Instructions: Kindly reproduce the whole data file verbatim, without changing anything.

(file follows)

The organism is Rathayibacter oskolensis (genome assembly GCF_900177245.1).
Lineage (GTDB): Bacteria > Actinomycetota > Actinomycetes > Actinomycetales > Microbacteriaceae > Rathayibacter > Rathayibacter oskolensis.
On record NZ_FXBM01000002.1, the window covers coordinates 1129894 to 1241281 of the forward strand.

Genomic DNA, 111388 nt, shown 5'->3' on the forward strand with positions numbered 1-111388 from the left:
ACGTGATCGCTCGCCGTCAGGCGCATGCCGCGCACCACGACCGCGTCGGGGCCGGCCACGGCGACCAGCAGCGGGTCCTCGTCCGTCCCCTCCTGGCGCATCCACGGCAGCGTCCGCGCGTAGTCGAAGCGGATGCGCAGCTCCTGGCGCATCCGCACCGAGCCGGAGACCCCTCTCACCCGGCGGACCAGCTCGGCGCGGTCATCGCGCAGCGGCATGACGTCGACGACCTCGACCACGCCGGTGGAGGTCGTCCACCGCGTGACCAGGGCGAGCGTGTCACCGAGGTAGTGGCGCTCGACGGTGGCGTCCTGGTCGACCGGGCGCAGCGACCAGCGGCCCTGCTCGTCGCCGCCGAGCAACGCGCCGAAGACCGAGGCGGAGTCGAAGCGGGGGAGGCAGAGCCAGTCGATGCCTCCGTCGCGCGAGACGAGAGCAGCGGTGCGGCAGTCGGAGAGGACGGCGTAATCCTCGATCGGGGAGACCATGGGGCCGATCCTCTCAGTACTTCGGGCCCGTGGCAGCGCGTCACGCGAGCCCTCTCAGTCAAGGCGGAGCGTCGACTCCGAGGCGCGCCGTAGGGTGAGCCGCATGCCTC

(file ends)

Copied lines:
The organism is Rathayibacter oskolensis (genome assembly GCF_900177245.1).
Lineage (GTDB): Bacteria > Actinomycetota > Actinomycetes > Actinomycetales > Microbacteriaceae > Rathayibacter > Rathayibacter oskolensis.
On record NZ_FXBM01000002.1, the window covers coordinates 1129894 to 1241281 of the forward strand.

Genomic DNA, 111388 nt, shown 5'->3' on the forward strand with positions numbered 1-111388 from the left:
ACGTGATCGCTCGCCGTCAGGCGCATGCCGCGCACCACGACCGCGTCGGGGCCGGCCACGGCGACCAGCAGCGGGTCCTCGTCCGTCCCCTCCTGGCGCATCCACGGCAGCGTCCGCGCGTAGTCGAAGCGGATGCGCAGCTCCTGGCGCATCCGCACCGAGCCGGAGACCCCTCTCACCCGGCGGACCAGCTCGGCGCGGTCATCGCGCAGCGGCATGACGTCGACGACCTCGACCACGCCGGTGGAGGTCGTCCACCGCGTGACCAGGGCGAGCGTGTCACCGAGGTAGTGGCGCTCGACGGTGGCGTCCTGGTCGACCGGGCGCAGCGACCAGCGGCCCTGCTCGTCGCCGCCGAGCAACGCGCCGAAGACCGAGGCGGAGTCGAAGCGGGGGAGGCAGAGCCAGTCGATGCCTCCGTCGCGCGAGACGAGAGCAGCGGTGCGGCAGTCGGAGAGGACGGCGTAATCCTCGATCGGGGAGACCATGGGGCCGATCCTCTCAGTACTTCGGGCCCGTGGCAGCGCGTCACGCGAGCCCTCTCAGTCAAGGCGGAGCGTCGACTCCGAGGCGCGCCGTAGGGTGAGCCGCATGCCTC